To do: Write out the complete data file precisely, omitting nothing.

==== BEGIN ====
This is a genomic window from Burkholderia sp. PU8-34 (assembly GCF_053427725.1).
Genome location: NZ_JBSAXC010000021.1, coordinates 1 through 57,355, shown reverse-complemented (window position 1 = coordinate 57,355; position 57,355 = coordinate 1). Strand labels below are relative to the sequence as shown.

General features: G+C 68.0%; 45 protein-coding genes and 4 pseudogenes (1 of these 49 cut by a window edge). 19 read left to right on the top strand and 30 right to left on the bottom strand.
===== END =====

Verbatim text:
This is a genomic window from Burkholderia sp. PU8-34 (assembly GCF_053427725.1).
Genome location: NZ_JBSAXC010000021.1, coordinates 1 through 57,355, shown reverse-complemented (window position 1 = coordinate 57,355; position 57,355 = coordinate 1). Strand labels below are relative to the sequence as shown.

General features: G+C 68.0%; 45 protein-coding genes and 4 pseudogenes (1 of these 49 cut by a window edge). 19 read left to right on the top strand and 30 right to left on the bottom strand.